Topic: Chasing the Zeitgeist
Anticipation: The National Conversation Is Now Open
Does the week begin on Sunday, as the calendar on your desk shows, or does it begin on Monday when everyone gets back to work, or at least those who still have jobs and are not at home wondering how his or her replacement in Bangalore is faring with the systems code? Here in Hollywood, three in the afternoon on Sunday is when Monday begins in Paris. It's always the next day somewhere.
It doesn't matter. The issues for the coming week were being set up on Sunday, November 6th - one could see what will be discussed in the following days.
One: Look to France - What is Happening There Justifies the Iraq War and Conservative Policies
Sunday the riots that started in the Paris suburbs were in their tenth day, or eleventh, depending on the time zone you find yourself in. As distressing as these are in France, and for France, they are fodder for the American right, proof that we have some sort of worldwide war with Islam on out hands, and, as the right likes to claim, that the French are always wrong.
In France? Le Monde here: "A country which prides itself as the fatherland of the humans right and the sanctuary of a generous social model shows, in the eyes of all, that it is incapable of ensuring dignified living conditions for young French people." Well, that seems to be what they say. It's in French. And despair from the English-language Euronews - "Nothing has deterred the gangs from running rampage. Not calls for calm, not marches for peace. Not even thousands of extra police." As for Interior Minister Nicholas Sarkozy, Socialist Party leader François Hollande tells Libération she had "zero tolerance" for Sarkozy and his "simplistic polemics." This and more in a Washington Post's survey of such comments, including links Le Monde saying to nothing much is working - the continuing burning of cars and sacking of public buildings is proof that the conservative government's "zero-tolerance" policies have failed just as much as the liberal policies of the previous left-wing government. They say the state is "impotent." The Post's own view on this? The rioting "underscores the chasm between the fastest growing segment of France's population and the staid political hierarchy that has been inept at responding to societal shifts. The youths rampaging through France's poorest neighborhoods are the French-born children of African and Arab immigrants, the most neglected of the country's citizens."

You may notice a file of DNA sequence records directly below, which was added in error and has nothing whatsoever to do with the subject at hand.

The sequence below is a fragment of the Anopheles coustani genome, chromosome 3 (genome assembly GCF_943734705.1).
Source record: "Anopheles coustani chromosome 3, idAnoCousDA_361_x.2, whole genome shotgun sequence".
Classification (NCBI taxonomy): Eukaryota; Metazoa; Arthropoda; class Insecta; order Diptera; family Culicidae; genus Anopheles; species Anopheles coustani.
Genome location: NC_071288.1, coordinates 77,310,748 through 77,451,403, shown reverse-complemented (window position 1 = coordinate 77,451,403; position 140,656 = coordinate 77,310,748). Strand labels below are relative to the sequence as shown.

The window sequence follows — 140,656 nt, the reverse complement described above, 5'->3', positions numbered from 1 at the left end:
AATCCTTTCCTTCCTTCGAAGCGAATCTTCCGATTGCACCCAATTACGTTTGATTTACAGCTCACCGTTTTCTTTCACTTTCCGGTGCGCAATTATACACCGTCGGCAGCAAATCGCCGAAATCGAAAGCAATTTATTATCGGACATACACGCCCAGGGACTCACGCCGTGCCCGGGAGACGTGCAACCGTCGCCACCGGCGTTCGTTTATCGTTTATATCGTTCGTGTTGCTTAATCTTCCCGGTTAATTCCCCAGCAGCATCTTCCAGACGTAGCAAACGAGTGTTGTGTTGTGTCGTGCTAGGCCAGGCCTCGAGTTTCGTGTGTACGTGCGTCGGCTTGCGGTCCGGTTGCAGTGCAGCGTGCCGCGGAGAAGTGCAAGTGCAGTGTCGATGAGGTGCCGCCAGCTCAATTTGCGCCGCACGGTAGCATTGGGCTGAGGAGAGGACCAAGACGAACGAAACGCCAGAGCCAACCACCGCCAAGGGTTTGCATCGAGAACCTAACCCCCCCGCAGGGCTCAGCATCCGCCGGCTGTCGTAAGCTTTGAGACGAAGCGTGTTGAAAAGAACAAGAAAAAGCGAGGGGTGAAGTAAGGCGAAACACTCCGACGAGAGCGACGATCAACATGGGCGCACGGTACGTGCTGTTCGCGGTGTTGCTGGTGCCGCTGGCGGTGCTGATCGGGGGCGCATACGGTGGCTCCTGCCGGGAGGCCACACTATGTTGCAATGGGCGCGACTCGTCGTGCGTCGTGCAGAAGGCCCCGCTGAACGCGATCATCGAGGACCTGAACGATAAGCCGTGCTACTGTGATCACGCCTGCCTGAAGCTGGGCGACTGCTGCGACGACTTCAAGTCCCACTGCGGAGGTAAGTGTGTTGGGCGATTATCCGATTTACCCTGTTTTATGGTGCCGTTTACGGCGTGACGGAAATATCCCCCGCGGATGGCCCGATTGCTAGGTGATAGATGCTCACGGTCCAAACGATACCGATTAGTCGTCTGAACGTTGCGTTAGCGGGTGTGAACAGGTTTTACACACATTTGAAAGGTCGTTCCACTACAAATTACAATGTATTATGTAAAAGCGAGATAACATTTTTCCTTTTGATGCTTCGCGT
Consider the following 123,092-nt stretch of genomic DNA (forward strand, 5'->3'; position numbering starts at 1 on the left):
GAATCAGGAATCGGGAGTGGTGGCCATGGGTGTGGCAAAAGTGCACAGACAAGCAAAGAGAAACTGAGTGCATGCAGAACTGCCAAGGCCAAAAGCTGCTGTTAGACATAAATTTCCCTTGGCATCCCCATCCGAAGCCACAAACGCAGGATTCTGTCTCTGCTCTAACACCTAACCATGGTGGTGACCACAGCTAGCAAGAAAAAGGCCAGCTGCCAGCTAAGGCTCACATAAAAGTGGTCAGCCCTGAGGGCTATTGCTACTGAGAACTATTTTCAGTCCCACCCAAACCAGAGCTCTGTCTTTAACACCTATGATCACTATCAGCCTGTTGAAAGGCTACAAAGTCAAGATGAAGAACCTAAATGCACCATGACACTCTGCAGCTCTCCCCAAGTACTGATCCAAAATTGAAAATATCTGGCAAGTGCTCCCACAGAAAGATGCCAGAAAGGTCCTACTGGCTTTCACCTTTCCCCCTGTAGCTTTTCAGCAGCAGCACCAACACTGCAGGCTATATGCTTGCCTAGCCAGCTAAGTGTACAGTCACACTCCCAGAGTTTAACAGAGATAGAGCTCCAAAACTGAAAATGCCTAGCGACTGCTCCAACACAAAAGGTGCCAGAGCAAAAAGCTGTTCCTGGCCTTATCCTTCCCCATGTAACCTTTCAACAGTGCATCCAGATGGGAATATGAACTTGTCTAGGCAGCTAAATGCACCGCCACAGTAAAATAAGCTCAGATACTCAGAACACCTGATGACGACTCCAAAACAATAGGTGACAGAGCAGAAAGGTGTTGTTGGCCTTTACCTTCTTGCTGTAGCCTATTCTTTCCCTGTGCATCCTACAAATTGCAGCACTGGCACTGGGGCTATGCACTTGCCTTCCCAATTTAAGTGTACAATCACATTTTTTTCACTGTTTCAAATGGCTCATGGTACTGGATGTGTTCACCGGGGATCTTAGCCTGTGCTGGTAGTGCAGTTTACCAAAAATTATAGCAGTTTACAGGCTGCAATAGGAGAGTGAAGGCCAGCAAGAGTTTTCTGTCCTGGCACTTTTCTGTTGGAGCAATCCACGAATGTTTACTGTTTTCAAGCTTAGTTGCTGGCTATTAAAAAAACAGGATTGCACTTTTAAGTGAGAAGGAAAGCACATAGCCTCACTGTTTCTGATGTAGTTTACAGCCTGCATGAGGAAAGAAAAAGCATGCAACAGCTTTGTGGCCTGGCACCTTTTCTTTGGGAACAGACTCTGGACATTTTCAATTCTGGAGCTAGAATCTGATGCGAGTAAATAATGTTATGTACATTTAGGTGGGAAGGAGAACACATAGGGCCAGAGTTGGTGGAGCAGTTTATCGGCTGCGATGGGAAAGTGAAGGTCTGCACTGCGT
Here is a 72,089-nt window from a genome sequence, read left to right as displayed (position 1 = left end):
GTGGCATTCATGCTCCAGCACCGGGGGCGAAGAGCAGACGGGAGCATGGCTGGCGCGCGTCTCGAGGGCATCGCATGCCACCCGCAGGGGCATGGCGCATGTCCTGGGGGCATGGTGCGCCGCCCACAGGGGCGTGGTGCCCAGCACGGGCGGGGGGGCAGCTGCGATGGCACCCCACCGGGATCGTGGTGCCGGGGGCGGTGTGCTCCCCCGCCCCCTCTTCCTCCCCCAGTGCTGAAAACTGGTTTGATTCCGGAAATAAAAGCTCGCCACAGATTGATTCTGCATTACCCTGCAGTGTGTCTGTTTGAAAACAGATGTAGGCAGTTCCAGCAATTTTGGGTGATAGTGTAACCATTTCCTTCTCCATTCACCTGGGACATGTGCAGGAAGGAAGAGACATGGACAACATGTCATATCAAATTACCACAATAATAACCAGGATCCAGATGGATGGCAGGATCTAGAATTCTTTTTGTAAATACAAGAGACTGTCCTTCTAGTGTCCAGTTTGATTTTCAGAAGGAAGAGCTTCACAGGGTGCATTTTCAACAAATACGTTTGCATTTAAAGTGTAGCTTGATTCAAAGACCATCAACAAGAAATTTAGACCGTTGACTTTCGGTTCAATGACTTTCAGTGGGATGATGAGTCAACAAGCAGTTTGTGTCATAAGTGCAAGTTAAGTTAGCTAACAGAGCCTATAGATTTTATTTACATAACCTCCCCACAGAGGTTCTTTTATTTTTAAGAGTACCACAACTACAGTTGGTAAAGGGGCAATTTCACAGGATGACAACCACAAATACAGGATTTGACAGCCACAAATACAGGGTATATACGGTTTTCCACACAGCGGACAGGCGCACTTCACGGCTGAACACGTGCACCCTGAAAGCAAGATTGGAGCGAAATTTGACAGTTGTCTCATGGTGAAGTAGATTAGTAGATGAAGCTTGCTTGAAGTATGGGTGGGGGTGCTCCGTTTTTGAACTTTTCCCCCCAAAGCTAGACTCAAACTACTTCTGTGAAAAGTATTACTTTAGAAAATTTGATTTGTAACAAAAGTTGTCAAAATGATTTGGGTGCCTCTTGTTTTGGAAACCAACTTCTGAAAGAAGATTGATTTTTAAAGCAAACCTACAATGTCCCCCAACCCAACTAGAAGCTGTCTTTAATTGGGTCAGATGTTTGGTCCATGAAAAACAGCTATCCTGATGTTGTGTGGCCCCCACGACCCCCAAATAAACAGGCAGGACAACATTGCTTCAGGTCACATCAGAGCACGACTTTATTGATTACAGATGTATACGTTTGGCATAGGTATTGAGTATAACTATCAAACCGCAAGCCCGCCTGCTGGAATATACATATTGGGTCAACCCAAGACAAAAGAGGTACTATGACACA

Here in the United States?
Mark Steyn in the Chicago Sun Times had the American conservative right buzzing with Wake Up, Europe, You've a War on Your Hands, generating many commentators riffing on his ideas, as in 'It's like Baghdad here! It's the Apocalypse!' - "After how many days does rioting become civil war? At what point do the French people say 'enough is enough' and either demand action from the government in the form of reactive violence, or simply take to the streets themselves in search of justice?" And too you find things like this - "The current intifada in France has stripped the American Left of its second Utopia in a generation. The Left lost its earlier worldly utopia when the Soviet Union fell apart."
Yeah, yeah, this all proves this global war, and its subset in Iraq, is a wonderful thing - they're all out get us - and that the French are wimps and fools, socialism doesn't work, universal healthcare is evil, and the French should pasteurize their cheese like normal people. Whatever. Use the beta version of the new Google "blog search" and chuck in "France Riots" and you'll get about two thousand of such things to scan, if you wish. But you get the general idea.
What is happening in France may be a bit more complex than what is said on the right - yes, my conservative friends get really angry at those words, "more complex" - but if you look at the complied accounts of the events and all the background and maps here, you see there's much that has to do with the history of France and North Africa, with immigration and socialization policies, with the usual odd and theory personalities of various leaders, and with some cultural issues.
But the talking point now is that "the French model" for anything at all just doesn't work, and they should be more like us, vengeful and severe and willing to go to war anywhere at any time - and every Monoprix should be a Wal-Mart (there's not that much difference), and they need free-market healthcare not that socialized stuff. And they talk funny.
Two: We Was Had